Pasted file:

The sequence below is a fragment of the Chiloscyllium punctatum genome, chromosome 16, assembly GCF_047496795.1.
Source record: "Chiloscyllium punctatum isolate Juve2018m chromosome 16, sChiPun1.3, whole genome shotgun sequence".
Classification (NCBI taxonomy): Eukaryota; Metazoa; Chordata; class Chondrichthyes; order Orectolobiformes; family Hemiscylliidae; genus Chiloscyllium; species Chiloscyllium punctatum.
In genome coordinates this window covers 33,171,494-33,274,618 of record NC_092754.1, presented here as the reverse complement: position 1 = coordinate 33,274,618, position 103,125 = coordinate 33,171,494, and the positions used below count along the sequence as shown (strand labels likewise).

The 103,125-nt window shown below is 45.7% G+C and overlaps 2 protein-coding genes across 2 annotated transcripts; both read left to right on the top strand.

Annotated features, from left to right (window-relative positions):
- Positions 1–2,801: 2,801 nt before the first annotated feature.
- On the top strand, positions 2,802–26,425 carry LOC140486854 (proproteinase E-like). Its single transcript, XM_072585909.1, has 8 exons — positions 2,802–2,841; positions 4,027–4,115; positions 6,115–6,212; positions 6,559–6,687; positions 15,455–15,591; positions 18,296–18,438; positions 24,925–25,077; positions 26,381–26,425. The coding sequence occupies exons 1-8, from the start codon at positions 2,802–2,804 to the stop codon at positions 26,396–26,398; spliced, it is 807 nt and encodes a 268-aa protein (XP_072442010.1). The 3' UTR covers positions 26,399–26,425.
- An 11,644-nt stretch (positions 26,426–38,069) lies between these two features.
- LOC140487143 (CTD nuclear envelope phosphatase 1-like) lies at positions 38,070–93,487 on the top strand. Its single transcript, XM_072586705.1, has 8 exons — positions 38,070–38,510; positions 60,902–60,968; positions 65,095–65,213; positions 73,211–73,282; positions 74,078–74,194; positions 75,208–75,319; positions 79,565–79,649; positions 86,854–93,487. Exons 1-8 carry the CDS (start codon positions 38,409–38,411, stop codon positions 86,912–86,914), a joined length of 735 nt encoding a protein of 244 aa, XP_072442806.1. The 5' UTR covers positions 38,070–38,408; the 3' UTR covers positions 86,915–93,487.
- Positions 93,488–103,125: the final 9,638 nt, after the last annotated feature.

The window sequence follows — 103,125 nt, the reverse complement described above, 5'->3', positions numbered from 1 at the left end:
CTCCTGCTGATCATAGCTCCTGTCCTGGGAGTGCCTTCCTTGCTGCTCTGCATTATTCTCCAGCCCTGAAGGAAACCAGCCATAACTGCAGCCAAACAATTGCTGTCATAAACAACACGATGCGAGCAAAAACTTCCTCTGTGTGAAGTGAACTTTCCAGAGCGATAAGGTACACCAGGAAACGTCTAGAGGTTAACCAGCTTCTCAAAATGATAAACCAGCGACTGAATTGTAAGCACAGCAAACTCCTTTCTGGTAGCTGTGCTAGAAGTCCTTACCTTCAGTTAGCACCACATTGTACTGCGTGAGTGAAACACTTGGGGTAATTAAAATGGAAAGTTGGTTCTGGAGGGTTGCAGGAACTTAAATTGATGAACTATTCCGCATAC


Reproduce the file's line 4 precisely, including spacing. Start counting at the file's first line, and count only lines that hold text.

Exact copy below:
In genome coordinates this window covers 33,171,494-33,274,618 of record NC_092754.1, presented here as the reverse complement: position 1 = coordinate 33,274,618, position 103,125 = coordinate 33,171,494, and the positions used below count along the sequence as shown (strand labels likewise).